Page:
Donald Trump may have to renovate the Oval Office when he moves into the White House.
Republican presidential nominee Donald Trump views a replica of the Oval Office on a tour of the Gerald Ford Presidential Museum in Grand Rapids, Michigan on Sept. 30, 2016. Reuters

President Donald Trump changed the look and feel of the White House right after taking office. Trump changed the curtains in the oval office, removing Obama's maroon curtains to gold ones. According to one of New York Times' report last month Trump said that he changed the curtains to gold because Franklin Delano Roosevelt used the same ones.

The Times report said that Trump is obsessed with the White House's decor and thus has made the transformations as per his wishes.

According to a recent report by ABC News Australia, Robert Wellington, a lecturer of art history at the Australian National University and a scholar of Versailles style said that he has found similarities between Trump's decor of the interiors of his office to that of Louis XIV, the French ruler who built the palace of Versailles. Wellington pointed out that Trump's style of interior decor had close ties with the aristocratic French style.

"If you make the right deal, if you do well in business, you can live like a king," he said.

Read: Trump Renovated The White House Soon After Taking Office

"Whereas in the past in the 19th century in America the rich industrialists bought antiques — they loved French Ancient Regime antiques — Donald Trump isn't buying antiques," Wellington said commenting on Trump's inclination towards glittery styles that is more of just outwardly glamor than have substance. "It is kitsch. ... our traditional definition of kitsch is 'high art bought low' and in a sense it's bought low, it's not very good taste, but it is handmade and very expensive," Wellington told ABC News.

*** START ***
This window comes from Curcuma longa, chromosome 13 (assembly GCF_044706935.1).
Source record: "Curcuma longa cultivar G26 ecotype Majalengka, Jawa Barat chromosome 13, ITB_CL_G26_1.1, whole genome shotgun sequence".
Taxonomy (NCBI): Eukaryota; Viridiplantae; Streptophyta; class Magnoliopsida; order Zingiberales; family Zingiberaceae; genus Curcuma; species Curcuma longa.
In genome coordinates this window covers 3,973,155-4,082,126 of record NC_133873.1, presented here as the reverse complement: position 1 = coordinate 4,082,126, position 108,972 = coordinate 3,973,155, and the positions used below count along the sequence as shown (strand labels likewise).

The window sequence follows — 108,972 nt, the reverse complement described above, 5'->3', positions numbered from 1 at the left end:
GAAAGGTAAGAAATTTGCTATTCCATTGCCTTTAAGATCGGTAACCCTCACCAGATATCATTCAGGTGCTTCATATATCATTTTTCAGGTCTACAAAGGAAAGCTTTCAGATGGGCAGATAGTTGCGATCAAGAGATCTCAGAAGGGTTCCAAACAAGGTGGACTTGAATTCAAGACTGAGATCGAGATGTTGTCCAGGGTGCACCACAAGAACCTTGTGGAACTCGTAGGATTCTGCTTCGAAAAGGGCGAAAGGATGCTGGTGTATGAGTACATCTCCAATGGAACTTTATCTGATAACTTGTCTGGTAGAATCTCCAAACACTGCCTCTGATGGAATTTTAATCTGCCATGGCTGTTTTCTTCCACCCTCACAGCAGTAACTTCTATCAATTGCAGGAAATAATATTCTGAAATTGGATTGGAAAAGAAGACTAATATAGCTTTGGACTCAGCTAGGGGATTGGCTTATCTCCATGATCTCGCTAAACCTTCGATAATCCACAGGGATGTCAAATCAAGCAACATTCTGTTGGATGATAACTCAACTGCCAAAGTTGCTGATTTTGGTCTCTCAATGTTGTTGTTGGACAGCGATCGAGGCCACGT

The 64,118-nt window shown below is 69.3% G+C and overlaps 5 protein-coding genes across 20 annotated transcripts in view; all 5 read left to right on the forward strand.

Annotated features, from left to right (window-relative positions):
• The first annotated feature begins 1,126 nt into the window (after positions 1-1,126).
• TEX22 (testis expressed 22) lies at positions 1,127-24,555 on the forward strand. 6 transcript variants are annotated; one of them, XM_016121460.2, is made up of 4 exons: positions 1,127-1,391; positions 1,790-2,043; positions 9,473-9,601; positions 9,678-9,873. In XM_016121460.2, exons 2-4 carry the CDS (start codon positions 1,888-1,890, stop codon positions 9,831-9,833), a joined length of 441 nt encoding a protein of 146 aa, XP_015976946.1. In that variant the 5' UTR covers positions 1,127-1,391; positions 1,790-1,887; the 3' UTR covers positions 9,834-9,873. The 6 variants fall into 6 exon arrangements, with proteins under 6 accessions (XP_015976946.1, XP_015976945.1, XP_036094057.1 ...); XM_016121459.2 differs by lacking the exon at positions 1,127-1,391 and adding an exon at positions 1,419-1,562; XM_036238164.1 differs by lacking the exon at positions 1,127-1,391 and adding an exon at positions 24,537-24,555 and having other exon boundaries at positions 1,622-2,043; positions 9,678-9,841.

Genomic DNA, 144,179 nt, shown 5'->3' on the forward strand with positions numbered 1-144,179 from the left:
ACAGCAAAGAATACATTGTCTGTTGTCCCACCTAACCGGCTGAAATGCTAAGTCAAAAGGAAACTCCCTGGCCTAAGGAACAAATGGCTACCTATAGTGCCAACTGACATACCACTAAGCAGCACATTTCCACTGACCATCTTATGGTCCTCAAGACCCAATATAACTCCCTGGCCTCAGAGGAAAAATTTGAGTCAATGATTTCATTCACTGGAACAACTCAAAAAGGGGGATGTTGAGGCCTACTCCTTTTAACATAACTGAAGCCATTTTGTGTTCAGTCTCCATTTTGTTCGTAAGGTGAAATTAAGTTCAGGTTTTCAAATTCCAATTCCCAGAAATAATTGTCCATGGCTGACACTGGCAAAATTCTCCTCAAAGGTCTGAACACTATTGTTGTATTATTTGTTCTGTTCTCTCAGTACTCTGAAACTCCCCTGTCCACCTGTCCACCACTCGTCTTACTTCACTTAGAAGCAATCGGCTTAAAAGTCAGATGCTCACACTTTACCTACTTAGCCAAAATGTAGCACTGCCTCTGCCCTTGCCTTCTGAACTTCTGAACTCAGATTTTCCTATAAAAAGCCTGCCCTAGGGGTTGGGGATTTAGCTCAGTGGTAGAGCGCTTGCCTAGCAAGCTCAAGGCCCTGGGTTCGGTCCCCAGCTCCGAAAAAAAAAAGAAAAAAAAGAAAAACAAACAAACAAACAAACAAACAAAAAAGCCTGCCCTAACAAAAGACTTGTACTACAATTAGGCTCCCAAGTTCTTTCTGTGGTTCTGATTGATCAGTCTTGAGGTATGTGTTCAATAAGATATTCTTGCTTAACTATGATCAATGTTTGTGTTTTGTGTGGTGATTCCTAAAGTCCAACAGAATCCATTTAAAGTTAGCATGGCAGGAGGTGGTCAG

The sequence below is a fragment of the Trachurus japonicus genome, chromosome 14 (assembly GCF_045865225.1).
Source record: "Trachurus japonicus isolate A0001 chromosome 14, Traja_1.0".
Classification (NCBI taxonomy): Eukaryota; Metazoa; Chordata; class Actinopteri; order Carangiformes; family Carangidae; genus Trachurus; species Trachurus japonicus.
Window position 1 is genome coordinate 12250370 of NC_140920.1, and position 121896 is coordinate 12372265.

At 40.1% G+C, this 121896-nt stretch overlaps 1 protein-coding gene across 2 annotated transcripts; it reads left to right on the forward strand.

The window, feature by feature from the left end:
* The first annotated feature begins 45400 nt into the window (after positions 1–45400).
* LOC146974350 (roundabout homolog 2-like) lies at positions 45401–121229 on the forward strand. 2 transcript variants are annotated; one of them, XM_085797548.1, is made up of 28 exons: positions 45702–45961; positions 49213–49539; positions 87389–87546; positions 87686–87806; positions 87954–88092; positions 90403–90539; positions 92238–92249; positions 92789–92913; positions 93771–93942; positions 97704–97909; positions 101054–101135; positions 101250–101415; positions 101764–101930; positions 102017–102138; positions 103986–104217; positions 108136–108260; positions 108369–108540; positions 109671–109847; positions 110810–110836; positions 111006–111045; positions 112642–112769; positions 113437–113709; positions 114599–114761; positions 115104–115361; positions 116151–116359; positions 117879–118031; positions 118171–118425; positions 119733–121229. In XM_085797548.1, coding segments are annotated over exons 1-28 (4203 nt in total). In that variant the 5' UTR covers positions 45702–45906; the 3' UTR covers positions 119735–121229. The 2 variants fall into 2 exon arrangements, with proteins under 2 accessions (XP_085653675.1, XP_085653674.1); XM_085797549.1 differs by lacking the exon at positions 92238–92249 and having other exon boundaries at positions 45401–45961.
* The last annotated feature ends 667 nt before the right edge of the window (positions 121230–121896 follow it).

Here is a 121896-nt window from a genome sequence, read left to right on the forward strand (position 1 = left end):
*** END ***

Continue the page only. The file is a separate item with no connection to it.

President Donald Trump speaks during a meeting with the House Deputy Whip team at the East Room of the White House in Washington D.C., March 7, 2017. Getty Images

Trump has not been the only one in the world who was inspired by the aristocratic style of the French and decorated according to the style of Versailles. Businessman David Siegel built an American copy of Versailles in Florida that was completed in 2015. Saddam Hussein the Iraqi dictator also had a knack for this type of decor. Muammar Gaddafi, the former prime minister of Libya also preferred embellished chairs.

Furniture at the Palace of Versailles.

Wellinger also specified that he thinks Trump's usage of gold patterns in his decor is similar to that of people who copy the French aristocratic style as a part of an age-old tradition. "People who are trying to create social position for themselves through the display of opulent things," he said. "They don't have family history [of wealth] but they try and create a sense of history for themselves by quoting the style of the French nobles, that is, the style of aristocracy," he added.